Michigan has a lot of water. With so many lakes, rivers, and streams, not to mention the Great Lakes, we are surrounded by water! But we often forget our wetlands, or just dismiss them as wasted ground. Since Michigan was settled, nearly 75% of our wetlands have been lost. Oakland County isn’t an exception: check out this map to see the drastic changes in the area of wetlands in Oakland County since the 1800s. Our wetlands have been drained for agriculture, filled for development, or “reclaimed” for “better” uses.
Wetlands filter water, removing nutrients, sediment, and pollutants. They provide habitat for wildlife and native plant species. When wetlands disappear, water quality declines, and our streams and lakes suffer. There is a reason why only Paint Creek remains as a cold water trout stream in southeast Michigan. Many of the other rivers and streams in this region have lost the wetlands that cleaned their water, exposing them to high levels of sediment, nutrients, and pollutants. When this dirty water arrives in our Great Lakes, it fuels the blooms of algae that create “dead zones” with very low oxygen levels in our lakes.
Wetlands also have many special plants with beautiful flowers. Purple meadow-rue (Thalictrum dasycarpum) from the buttercup family has unique white flowers. It can be found in many wet areas.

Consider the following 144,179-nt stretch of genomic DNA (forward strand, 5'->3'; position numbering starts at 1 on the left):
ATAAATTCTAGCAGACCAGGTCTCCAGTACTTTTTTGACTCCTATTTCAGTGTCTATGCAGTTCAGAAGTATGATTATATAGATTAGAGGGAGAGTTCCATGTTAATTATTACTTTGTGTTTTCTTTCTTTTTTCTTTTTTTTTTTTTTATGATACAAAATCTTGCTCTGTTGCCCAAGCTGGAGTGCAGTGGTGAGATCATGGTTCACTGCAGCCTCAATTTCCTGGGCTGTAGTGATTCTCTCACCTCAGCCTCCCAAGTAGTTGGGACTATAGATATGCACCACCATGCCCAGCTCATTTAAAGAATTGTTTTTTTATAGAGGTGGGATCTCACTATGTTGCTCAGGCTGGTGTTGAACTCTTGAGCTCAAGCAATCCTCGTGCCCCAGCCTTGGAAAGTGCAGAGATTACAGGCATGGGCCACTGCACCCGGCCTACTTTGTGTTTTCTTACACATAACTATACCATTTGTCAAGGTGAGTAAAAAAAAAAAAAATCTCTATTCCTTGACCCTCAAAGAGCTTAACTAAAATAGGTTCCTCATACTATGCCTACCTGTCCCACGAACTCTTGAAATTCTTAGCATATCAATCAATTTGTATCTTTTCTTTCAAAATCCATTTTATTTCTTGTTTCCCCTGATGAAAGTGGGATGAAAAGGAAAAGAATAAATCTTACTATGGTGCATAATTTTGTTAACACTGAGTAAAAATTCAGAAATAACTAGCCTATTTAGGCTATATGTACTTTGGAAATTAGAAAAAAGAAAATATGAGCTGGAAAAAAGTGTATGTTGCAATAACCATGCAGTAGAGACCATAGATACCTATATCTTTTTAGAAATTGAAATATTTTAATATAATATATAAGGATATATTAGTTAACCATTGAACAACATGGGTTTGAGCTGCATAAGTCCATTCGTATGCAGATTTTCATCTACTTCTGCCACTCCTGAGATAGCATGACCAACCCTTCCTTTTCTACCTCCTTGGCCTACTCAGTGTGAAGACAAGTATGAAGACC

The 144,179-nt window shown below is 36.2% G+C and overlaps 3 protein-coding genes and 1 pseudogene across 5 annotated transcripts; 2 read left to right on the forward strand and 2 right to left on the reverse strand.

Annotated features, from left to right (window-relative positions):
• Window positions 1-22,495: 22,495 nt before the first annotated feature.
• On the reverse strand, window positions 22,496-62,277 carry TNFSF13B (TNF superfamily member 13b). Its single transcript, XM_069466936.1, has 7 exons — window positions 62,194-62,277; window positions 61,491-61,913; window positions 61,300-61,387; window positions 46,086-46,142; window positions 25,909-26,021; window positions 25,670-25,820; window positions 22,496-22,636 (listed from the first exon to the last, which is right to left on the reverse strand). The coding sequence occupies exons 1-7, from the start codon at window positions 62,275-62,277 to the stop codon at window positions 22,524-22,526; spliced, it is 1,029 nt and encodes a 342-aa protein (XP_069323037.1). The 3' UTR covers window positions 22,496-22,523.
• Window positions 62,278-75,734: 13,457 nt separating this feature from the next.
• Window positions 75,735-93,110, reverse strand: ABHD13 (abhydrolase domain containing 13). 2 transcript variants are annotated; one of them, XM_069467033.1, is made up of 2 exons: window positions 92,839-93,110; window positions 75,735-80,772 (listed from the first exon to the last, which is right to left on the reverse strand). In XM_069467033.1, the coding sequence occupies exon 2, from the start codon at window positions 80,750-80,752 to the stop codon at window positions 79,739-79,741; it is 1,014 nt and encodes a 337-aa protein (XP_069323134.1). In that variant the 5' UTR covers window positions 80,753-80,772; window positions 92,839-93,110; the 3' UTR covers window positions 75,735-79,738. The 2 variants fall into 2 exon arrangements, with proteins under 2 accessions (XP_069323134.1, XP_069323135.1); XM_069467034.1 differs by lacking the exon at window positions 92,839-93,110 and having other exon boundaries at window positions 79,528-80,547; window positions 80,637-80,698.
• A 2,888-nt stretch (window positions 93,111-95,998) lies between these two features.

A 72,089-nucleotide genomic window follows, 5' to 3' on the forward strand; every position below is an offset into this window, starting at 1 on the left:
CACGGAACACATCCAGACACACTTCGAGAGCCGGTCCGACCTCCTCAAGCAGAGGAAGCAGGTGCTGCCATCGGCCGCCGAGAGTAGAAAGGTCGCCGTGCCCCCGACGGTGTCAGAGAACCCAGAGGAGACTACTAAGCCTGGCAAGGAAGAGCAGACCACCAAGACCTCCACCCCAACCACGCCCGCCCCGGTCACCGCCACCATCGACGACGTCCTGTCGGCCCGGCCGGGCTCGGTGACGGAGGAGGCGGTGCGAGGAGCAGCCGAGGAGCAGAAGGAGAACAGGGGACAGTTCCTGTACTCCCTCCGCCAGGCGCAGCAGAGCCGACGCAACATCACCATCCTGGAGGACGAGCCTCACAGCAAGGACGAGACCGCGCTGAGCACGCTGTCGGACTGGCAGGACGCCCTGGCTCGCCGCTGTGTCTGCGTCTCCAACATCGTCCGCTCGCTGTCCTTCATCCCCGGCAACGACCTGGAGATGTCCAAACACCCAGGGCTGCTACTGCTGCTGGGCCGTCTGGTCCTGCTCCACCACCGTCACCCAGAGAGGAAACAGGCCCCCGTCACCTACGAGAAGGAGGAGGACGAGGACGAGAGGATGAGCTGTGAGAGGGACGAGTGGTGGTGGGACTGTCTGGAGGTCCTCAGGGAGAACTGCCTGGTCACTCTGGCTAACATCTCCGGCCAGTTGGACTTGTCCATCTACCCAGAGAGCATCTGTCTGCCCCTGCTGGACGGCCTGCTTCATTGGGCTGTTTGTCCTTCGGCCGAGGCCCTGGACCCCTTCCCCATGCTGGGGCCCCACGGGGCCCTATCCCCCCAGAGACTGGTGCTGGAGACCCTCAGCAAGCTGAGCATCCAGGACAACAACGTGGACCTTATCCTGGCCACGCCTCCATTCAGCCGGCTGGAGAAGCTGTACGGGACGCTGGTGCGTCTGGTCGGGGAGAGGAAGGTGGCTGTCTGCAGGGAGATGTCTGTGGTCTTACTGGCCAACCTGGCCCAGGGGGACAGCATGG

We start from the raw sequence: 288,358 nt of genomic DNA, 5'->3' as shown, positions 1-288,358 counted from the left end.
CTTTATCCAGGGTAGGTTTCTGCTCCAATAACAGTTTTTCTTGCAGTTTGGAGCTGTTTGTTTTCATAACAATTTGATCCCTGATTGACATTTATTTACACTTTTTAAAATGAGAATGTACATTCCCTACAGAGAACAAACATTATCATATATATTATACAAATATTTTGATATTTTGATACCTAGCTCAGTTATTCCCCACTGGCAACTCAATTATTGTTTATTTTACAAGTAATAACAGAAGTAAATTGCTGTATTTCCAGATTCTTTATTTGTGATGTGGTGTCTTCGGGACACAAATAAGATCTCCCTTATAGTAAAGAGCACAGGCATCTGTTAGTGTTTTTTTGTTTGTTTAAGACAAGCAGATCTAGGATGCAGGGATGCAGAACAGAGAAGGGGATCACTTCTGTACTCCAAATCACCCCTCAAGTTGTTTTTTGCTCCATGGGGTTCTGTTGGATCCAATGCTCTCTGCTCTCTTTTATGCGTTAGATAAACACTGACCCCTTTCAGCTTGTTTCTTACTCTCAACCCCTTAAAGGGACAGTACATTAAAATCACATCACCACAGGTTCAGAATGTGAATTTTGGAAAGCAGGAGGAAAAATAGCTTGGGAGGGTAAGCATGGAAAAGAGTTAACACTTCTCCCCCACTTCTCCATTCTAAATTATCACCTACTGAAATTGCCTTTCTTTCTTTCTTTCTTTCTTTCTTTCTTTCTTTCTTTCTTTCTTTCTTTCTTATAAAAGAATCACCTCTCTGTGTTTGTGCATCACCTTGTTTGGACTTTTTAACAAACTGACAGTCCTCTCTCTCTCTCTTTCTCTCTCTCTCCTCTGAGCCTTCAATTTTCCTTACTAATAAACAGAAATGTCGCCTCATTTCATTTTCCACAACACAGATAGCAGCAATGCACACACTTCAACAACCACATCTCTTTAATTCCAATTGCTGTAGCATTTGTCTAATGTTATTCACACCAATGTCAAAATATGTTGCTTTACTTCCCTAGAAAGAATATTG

Purple loosestrife (Lythrum salicaria) has become infamous as an invasive plant in wetlands, but did you know that we have many native loosestrife species? Our native species are in a different plant family, and have yellow flowers instead of purple. Fringed loosestrife (Lysimachia ciliata) is one of our more common loosestrife species, growing in wet to slightly dry areas.
Michigan also has a lily named after it, the Michigan lily! Its Latin name, Lilium michiganense, says the same thing. This native lily can be found from Michigan to Minnesota, and south to Arkansas. We have some growing right here in Oakland Township, but with very high deer densities in our township it is very difficult to find a Michigan lily that hasn’t been browsed. The picture below is from a population I found this past weekend in western Michigan.
Once we damage or fill wetlands, we lose many of these unique species. Wetlands that are installed to mitigate filled wetlands never truly replace the wetlands that were destroyed. Mitigated wetlands might perform many of the same wetland functions as the original wetland by removing nutrients and pollutants, but most of the native plants that only grow in intact wetlands will never be found there. We need to protect the wetlands we have!
If you find these wildflowers, take lots of pictures, but please don’t pick the flowers or try to transplant them! Leave these beauties for the wildlife that depend on them, and for other people to enjoy.